14 AUGUST 1880, Page 3

Yesterday week, Lord Claud J. Hamilton was elected for Liverpool,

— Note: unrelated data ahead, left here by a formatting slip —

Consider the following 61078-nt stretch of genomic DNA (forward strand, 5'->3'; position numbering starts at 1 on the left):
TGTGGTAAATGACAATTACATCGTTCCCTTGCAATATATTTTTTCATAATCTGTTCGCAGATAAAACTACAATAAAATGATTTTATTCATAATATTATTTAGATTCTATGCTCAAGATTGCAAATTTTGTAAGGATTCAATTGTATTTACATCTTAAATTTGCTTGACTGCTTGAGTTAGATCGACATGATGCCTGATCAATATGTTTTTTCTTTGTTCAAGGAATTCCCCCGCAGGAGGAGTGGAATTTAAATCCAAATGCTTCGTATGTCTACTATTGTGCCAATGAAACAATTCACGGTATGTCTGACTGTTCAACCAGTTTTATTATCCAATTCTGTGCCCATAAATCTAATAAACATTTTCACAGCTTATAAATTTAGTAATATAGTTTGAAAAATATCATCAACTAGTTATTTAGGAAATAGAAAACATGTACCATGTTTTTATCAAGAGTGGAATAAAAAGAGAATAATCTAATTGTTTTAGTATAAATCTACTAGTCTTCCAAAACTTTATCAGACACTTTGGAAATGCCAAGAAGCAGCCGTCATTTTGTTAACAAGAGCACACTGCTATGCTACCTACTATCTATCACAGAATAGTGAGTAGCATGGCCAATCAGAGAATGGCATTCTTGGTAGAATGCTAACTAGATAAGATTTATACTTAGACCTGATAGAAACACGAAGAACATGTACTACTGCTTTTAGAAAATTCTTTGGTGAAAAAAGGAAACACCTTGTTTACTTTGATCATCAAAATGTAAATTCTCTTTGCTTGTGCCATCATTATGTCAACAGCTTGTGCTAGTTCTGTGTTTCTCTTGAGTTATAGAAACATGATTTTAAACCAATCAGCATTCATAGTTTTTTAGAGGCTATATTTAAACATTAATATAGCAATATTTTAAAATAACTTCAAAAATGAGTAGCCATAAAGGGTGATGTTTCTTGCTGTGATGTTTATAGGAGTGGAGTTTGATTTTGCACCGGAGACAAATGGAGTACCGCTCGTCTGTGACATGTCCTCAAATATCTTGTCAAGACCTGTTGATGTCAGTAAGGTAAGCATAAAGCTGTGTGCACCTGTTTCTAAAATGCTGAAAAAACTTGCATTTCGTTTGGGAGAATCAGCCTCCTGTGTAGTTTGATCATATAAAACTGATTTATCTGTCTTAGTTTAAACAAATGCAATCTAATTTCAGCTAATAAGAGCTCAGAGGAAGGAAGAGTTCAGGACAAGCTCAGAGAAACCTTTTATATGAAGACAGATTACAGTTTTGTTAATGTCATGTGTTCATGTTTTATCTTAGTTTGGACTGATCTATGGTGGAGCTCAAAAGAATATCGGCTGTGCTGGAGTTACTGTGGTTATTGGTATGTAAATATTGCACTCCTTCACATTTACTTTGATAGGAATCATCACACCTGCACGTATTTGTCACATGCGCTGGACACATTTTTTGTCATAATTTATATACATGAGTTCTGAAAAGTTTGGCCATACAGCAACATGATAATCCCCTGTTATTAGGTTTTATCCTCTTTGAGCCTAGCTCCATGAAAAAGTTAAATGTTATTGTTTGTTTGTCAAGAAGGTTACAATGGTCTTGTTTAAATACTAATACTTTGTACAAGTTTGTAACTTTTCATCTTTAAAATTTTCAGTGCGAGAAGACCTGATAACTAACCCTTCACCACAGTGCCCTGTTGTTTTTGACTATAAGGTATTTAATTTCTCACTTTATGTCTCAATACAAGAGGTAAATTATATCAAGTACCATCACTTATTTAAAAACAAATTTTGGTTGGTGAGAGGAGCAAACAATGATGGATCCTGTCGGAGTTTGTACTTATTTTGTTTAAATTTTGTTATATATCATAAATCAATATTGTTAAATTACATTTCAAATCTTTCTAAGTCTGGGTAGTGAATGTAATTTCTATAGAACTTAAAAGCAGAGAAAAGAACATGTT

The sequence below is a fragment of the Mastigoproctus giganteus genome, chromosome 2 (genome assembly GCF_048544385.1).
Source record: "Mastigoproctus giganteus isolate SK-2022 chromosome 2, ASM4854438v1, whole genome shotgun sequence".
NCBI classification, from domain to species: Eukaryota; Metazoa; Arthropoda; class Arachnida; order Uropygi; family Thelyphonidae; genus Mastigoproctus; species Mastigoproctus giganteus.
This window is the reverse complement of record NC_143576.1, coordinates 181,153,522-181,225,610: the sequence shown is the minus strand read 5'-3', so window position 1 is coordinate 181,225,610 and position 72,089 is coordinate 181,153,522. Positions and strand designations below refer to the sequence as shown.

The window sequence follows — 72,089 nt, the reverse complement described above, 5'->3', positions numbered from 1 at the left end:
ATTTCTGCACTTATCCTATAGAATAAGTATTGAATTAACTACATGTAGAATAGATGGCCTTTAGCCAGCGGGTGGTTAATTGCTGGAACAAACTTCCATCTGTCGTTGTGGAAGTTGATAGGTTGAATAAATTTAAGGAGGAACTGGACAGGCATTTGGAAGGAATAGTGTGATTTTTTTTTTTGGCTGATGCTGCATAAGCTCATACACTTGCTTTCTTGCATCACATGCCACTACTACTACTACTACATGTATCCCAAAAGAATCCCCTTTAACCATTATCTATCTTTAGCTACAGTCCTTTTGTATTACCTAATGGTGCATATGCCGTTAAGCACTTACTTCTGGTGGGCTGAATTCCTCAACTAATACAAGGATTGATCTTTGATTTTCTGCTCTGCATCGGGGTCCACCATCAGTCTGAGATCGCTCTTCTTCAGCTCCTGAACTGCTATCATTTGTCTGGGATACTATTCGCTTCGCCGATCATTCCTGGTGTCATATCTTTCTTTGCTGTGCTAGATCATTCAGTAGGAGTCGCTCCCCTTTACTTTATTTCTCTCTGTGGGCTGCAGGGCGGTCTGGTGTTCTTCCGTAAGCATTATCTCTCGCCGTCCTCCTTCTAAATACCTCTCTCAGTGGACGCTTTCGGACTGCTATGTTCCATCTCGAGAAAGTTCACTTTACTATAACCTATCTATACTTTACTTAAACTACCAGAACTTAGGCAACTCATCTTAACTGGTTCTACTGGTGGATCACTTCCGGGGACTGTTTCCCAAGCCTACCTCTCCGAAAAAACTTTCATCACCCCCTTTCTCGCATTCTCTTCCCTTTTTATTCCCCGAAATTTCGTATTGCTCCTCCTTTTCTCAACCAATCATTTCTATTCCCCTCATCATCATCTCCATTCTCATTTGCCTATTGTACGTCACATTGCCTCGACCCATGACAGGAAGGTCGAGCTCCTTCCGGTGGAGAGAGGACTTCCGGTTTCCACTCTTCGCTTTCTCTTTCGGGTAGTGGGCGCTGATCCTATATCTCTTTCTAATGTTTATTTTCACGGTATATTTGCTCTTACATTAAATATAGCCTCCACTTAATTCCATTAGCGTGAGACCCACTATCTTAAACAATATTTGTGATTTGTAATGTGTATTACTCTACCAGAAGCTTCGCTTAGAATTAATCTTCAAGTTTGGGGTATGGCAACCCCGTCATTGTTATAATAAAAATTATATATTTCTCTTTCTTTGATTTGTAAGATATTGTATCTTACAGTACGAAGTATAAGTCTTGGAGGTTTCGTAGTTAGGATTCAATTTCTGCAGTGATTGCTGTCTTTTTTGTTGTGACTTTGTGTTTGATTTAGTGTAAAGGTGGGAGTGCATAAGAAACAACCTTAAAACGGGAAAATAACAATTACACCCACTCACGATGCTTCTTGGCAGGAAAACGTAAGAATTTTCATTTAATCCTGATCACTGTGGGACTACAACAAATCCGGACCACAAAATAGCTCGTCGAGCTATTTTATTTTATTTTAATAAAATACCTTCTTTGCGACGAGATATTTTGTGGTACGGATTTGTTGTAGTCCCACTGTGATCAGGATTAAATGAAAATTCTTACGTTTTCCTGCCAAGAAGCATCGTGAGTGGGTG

by a majority of 1,901, the numbers being, for Lord Cland, 21,019 votes, against 19,118 given for Mr. Plimsoll. The majority is actually less, but relatively rather greater than the majority in February, when a much larger number of votes was recorded on each aide, the total vote being nearly 50,000 in February, and not much over 40,000 last week. Considering, however, that the Irish party advised its supporters not to vote for Mr. Plimsoll because he would not give the requisite Home- Tule pledges, the vote which he polled was a very strong one. The remarkable feature of the election was that Lord Sandon used the occasion to express once more his profound admiration for Lord Beaconsfield's foreign policy, which he persisted in thinking that the men of Liverpool extremely value. He also submitted it as his opinion that the timidity of the present Government in India had produced a great disaster. That is as if an incendiary, after setting a house on fire, should complain that the timidity of the owner in not promptly extinguishing his torch had pro- duced a great disaster. Lord Sandon's political effrontery is really almost worthy to be called a very bad copy of Lord Beaconsfield's.